The shadow economy in Cyprus is on the rise and certainly much higher than the European Union’s average, according to IMF’s report “Explaining the shadow economy in Europe: size, causes and policy options”.
“While the average size of the shadow economy in Europe remained broadly similar to the mid-2000s, the dynamics are heterogeneous across countries,” it said.
“In many countries the shadow economy increased since early 2000s – for example in Croatia, Cyprus, Greece, Serbia, while in others – Czech Republic, Macedonia – it declined,” it added.
The recently-released report also said that in most European countries the shadow economies increased in 2008–2010 and then declined to around pre-crisis levels.
Not so in Cyprus where the shadow economy accounted for 30% of GDP in 2016, according to latest IMF data. In Greece it accounted for 30.2% that same year. Both countries are far behind from developed EU countries where the shadow economy is at 10-20% levels.
In 2009, shadow economy in Cyprus was at 31.7% of GDP, 31.3% in 2010 and the same in 2011. It increased to 32.1% in 2012, remaining at the same level in 2013. In 2014, it was 31.9% of GDP, 31.8% in 2015 and in 30.4% in 2016.
The shadow economy in Cyprus in the 2000s was slightly lower. Specifically, it was at 28.6% of GDP in 2000, 28.2% in 2001, 28.5% in 2002 and 29.5% in 2003, 29.7% in 2004, 29.9% in 2005, 30.4% in 2006, 29.7% in 2007 and 29.8% in 2008.
The shadow economy in Cyprus slightly decreased in 2016 compared to 2015, but it remains at 30% which is still very high.
The government is now pushing ahead with a bill providing for the filing of a tax return by all income-earning individuals – even those below the set minimum. There is also a provision for all companies offering services and products to accept payment electronically, that is through credit cards.
Another big issue for Cyprus now under legislation review is the taxation of revenue coming from property rentals through AirBnB-type of electronic platforms.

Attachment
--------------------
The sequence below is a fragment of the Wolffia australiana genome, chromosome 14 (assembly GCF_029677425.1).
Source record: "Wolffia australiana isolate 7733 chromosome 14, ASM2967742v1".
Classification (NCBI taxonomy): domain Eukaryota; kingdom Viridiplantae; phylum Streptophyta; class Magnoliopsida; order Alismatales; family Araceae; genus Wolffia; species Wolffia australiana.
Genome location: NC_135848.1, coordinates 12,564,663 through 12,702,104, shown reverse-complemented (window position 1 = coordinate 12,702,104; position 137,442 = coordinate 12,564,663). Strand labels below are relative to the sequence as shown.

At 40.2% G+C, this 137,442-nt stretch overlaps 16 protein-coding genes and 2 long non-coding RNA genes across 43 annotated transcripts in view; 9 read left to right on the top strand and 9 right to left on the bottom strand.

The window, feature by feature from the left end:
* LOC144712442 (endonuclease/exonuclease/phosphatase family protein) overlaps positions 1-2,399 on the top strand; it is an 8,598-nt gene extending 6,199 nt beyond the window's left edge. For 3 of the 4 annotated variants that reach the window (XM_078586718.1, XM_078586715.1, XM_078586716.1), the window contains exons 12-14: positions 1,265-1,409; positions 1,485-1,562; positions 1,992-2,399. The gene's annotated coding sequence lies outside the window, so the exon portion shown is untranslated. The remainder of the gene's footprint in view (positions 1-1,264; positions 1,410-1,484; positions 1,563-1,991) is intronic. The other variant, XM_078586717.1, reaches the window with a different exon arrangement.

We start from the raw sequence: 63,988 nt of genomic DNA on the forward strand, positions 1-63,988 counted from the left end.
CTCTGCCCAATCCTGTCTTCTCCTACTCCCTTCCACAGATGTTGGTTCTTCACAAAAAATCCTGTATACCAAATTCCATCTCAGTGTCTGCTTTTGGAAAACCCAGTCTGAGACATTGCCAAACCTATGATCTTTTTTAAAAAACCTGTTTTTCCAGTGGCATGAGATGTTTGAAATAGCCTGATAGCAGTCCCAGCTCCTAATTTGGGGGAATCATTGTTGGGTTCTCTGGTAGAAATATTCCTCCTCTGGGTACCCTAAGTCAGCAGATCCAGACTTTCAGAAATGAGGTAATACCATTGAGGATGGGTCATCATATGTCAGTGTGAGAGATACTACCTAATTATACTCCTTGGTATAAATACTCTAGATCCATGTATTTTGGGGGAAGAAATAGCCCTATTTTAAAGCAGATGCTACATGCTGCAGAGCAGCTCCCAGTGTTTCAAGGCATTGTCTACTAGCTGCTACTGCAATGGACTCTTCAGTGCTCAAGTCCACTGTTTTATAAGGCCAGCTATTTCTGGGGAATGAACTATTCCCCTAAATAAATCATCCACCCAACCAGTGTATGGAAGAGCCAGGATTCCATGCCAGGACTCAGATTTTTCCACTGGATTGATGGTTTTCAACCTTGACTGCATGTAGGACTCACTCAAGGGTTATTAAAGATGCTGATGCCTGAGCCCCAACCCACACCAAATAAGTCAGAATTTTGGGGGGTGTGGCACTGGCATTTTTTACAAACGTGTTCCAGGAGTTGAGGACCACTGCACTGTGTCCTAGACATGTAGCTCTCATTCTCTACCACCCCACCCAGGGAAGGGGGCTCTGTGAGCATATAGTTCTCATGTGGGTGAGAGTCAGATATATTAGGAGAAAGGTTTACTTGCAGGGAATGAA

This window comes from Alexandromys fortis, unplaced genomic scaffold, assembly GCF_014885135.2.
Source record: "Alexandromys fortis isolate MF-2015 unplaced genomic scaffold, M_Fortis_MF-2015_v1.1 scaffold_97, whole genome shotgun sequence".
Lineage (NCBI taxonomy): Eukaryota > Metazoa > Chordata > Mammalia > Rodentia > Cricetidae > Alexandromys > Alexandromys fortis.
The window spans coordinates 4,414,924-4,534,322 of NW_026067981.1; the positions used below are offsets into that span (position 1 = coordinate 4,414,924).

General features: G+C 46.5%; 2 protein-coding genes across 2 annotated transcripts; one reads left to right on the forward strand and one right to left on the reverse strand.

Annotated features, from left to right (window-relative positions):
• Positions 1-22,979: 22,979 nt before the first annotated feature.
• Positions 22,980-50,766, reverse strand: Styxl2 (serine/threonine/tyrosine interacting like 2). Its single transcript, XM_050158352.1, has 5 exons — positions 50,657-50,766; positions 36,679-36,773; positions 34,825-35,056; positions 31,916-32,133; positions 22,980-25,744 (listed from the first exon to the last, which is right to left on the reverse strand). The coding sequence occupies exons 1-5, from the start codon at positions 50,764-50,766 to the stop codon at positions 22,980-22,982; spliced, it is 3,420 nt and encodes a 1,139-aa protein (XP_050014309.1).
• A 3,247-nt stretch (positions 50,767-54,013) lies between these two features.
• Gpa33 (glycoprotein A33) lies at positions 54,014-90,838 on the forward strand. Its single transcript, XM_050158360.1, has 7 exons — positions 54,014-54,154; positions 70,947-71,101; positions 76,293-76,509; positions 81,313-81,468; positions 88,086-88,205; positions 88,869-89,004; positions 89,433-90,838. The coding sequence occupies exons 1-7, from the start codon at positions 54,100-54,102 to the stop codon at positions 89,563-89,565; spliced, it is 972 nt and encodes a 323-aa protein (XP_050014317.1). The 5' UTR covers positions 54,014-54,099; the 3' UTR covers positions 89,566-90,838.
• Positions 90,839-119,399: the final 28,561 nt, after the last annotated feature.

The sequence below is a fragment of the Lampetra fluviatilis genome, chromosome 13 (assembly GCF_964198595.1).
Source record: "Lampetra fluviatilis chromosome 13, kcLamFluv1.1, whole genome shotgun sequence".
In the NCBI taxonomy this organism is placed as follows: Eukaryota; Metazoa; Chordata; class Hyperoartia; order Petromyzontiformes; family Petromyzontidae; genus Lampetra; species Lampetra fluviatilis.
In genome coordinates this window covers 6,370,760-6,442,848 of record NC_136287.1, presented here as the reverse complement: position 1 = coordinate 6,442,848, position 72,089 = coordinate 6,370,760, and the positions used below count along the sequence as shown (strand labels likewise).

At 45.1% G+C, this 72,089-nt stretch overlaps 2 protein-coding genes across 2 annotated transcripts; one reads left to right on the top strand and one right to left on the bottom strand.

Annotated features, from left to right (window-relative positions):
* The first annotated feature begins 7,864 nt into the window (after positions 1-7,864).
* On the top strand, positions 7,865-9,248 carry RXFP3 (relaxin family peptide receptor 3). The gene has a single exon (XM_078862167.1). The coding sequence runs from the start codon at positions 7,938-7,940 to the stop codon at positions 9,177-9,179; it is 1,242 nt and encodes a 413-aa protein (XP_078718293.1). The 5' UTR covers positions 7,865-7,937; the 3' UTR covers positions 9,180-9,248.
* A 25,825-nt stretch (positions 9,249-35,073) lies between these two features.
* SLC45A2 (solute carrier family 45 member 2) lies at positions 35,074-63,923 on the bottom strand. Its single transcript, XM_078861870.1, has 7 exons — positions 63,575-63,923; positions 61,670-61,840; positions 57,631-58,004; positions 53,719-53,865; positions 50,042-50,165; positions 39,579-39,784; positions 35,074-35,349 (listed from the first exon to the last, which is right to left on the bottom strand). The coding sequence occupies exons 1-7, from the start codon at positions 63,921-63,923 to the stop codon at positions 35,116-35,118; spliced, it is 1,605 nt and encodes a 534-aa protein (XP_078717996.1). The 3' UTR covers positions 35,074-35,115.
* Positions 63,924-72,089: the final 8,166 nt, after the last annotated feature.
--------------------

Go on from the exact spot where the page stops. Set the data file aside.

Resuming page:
The IMF notes that a comprehensive package of reforms is needed to successfully combat the shadow economy, carefully designed based on the determinants most relevant in that specific case. And that measures can range from regulatory and institutional reforms, to tax policies and administration.
The menu of policies most relevant for emerging economies would include: reducing regulatory and administrative burdens, promoting transparency and improving government effectiveness as well as improving tax compliance, automating procedures and promoting electronic payments.
In addition, a well-designed policy set should address incentives for informal workers to transition to the formal sector, especially in countries reliant on remittances and where the shadow economy provides a social safety net.
European countries with a single-digit percentage of shadow economy in 2016 was Austria with 9.6% of GDP and Luxembourg with 9.7%.
For the rest of EU countries the percentage was: Belgium 22.1%, Bulgaria 37.8%, Croatia 35%, Czech Republic 19.4%, Denmark 18.4%, Estonia 34.6%, Finland 20 %, France 15%, Germany 16.7%, Ireland 15.8%, Italy 27.3%, Latvia 29.6%, Lithuania 35.3%, Netherlands 13.3%, Poland 27, 8%, Portugal 24.5%, Romania 34.8%, Slovakia 19.5%, Slovenia 28%, Spain 20.3%, United Kingdom 12.9%.